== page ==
In an effort to track the post-Skilling honest services legal landscape and to arm our practitioners with the latest developments and case law, NACDL’s white collar staff recently launched an Honest Services Fraud Filings and Decisions Bank. This Members Only resource is a compilation of post-Skilling honest services fraud filings, from both defense attorneys and the government, and court decisions. Available on the white collar portion of the NACDL Web site, this invaluable tool enables practitioners across the nation to access real-time developments in this changing area of law and to build on successes.

This new bank is only one part of the staff’s commitment to providing NACDL members with current and useful resources. Over the last year, the White Collar Crime Policy Department has dedicated itself to updating and re-organizing the white collar section of the NACDL Web site, which provides useful information regarding multiple topics, including prosecutorial misconduct, the attorney-client privilege, sentencing resources, and federal legislation Web pages. In addition, the staff continues its direct support of the white collar listserv, which allows approximately 3,000 self-identifying white collar practitioners to tap into the expertise of colleagues to learn the most effective means of addressing issues that arise in the context of white collar prosecution. Finally, as readers of The Champion know, NACDL regularly publishes columns and articles addressing white collar crime topics. Timely and replete with fascinating articles, this annual white collar crime issue is further proof of NACDL’s resolute commitment to support the white collar defense bar.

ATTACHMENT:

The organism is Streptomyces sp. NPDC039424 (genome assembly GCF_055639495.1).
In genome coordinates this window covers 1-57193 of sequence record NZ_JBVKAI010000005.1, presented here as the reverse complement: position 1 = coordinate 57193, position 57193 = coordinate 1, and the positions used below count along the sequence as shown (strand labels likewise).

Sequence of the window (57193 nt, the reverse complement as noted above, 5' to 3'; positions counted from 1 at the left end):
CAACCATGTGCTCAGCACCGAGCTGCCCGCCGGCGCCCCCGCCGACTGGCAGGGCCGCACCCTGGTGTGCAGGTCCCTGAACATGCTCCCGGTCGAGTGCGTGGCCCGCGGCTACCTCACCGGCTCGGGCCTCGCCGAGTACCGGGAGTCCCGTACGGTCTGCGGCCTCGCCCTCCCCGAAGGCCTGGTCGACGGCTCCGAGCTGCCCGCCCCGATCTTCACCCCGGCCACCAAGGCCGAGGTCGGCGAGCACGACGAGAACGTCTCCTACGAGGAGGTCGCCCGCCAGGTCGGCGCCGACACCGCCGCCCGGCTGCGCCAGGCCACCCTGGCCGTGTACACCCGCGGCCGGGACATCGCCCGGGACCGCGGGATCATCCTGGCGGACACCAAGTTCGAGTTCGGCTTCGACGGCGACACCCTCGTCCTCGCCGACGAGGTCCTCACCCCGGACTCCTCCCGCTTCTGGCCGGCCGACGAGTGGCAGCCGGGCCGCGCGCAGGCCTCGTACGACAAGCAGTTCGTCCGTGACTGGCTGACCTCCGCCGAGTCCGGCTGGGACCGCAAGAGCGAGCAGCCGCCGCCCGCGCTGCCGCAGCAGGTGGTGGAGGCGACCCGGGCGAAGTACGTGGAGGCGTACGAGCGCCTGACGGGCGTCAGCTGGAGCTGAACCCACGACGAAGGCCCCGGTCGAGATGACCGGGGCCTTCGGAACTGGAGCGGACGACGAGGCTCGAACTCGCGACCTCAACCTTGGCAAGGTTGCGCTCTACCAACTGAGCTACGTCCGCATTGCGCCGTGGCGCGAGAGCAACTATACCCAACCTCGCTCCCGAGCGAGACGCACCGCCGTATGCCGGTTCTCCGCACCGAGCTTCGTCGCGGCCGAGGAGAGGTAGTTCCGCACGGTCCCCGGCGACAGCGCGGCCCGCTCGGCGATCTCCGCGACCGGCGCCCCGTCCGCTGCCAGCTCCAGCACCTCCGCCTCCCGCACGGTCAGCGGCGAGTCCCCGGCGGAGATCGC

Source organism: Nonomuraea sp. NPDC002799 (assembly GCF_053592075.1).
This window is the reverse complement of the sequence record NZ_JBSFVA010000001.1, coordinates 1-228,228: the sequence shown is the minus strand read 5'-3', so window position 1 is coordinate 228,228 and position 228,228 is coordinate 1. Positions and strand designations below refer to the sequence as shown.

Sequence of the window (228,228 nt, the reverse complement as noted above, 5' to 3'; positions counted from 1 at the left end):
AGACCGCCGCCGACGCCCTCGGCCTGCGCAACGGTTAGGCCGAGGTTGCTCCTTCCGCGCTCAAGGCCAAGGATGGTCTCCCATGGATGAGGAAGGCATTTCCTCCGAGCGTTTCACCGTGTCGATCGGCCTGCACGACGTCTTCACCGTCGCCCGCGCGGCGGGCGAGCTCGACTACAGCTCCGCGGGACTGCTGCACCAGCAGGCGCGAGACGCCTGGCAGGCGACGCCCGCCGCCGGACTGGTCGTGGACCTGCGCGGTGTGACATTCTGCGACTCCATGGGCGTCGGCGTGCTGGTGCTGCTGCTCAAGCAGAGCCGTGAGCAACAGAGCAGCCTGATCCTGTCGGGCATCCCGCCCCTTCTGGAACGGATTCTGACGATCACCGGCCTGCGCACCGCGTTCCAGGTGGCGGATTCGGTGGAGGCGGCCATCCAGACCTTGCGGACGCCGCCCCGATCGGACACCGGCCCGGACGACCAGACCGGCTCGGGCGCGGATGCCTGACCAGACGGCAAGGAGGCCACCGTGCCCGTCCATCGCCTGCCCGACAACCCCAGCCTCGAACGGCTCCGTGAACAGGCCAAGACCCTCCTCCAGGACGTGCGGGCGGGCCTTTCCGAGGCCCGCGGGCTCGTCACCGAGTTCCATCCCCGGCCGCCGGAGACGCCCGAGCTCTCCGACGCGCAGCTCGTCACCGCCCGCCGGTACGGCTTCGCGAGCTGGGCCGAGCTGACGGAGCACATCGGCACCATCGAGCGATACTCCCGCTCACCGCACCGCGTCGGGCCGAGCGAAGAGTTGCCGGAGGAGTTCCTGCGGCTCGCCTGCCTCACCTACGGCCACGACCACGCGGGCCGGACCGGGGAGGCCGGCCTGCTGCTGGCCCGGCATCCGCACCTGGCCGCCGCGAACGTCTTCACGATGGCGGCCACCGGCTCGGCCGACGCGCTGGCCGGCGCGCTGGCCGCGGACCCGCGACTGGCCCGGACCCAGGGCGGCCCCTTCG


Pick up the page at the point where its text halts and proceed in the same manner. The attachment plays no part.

The zeal of NACDL members is evident in courtrooms and legislatures across the country. We are, and will always be, the voice of reason in the criminal justice system.

Explore keywords to find information

Featured Products